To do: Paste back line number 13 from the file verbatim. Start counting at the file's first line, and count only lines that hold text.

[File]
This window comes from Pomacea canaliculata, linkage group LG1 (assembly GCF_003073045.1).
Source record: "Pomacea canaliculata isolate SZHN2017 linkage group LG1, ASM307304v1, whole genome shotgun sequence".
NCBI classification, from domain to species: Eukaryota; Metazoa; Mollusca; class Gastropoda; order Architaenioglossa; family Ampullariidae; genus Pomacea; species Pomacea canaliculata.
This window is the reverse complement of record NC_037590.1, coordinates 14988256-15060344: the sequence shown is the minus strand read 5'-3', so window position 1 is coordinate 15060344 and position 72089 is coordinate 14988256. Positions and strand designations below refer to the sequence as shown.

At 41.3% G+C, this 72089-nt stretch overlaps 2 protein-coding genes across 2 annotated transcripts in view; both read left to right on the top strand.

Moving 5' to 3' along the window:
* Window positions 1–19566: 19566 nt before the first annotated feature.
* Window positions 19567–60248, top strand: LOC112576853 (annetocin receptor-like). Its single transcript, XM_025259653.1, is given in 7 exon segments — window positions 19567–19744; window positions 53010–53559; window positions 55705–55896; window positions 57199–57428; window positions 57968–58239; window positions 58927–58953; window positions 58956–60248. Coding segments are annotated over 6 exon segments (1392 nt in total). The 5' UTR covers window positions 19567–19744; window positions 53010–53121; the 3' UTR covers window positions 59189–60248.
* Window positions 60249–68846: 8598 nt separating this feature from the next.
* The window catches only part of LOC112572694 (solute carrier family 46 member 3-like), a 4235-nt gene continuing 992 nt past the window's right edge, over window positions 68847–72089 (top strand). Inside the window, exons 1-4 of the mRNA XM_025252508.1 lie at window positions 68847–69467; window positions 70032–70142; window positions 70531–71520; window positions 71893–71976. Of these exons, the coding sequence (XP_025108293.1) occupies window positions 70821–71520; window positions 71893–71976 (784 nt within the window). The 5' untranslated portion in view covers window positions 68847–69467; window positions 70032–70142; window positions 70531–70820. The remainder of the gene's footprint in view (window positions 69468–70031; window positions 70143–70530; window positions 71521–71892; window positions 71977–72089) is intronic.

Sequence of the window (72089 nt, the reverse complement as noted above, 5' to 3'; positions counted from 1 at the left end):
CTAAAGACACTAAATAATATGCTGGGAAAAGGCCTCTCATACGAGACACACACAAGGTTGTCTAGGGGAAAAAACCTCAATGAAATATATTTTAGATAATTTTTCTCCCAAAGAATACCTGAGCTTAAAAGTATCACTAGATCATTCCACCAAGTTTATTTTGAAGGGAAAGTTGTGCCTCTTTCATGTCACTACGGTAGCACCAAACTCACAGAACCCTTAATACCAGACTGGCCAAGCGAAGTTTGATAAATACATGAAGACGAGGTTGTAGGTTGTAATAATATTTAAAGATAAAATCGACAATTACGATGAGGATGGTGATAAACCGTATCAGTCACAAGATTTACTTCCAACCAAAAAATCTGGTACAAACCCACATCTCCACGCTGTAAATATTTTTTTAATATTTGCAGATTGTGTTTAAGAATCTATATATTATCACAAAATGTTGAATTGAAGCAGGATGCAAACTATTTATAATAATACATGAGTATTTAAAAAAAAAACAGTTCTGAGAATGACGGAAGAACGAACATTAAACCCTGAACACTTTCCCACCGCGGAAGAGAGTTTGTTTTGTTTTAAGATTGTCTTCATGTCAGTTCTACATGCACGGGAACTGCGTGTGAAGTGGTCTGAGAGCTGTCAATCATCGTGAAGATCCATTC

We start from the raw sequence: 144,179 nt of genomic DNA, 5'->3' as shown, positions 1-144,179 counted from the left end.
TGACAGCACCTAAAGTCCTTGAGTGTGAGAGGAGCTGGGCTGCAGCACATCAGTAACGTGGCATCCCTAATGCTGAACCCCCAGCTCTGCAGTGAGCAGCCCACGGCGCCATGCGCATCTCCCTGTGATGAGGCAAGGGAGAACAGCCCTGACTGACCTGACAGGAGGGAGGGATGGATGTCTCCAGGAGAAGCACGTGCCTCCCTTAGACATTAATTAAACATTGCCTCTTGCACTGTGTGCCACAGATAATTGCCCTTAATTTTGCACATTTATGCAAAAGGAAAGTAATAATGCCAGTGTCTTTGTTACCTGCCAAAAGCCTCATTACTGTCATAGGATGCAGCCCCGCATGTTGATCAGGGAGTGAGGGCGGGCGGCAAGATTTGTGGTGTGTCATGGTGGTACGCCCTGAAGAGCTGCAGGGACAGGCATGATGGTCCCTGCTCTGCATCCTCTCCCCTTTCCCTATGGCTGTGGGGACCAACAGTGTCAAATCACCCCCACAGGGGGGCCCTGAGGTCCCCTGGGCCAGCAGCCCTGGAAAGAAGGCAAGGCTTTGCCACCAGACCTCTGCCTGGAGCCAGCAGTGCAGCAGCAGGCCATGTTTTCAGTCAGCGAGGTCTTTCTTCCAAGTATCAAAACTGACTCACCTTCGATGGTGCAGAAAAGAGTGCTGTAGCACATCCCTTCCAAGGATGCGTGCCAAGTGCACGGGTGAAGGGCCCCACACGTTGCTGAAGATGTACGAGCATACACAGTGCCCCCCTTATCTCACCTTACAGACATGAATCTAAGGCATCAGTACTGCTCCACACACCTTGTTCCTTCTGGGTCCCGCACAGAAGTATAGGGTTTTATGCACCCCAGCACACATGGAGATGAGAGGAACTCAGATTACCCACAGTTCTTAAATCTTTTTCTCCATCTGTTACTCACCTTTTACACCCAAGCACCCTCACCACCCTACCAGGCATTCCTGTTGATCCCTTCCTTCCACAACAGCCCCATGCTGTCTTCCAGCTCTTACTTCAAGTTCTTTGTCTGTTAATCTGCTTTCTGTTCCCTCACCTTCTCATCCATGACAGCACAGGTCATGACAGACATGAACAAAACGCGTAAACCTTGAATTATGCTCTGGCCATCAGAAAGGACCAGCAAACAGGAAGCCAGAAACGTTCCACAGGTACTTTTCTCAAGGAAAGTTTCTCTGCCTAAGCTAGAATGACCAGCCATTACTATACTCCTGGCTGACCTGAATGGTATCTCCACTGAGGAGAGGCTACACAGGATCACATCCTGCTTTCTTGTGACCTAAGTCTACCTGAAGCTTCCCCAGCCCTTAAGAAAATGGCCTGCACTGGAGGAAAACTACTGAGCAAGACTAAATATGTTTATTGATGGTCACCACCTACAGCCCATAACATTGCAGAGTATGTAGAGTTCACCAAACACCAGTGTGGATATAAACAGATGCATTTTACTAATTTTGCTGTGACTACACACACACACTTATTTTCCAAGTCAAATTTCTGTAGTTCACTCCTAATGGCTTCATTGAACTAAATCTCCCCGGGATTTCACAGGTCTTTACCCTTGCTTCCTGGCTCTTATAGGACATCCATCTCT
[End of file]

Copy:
We start from the raw sequence: 144,179 nt of genomic DNA, 5'->3' as shown, positions 1-144,179 counted from the left end.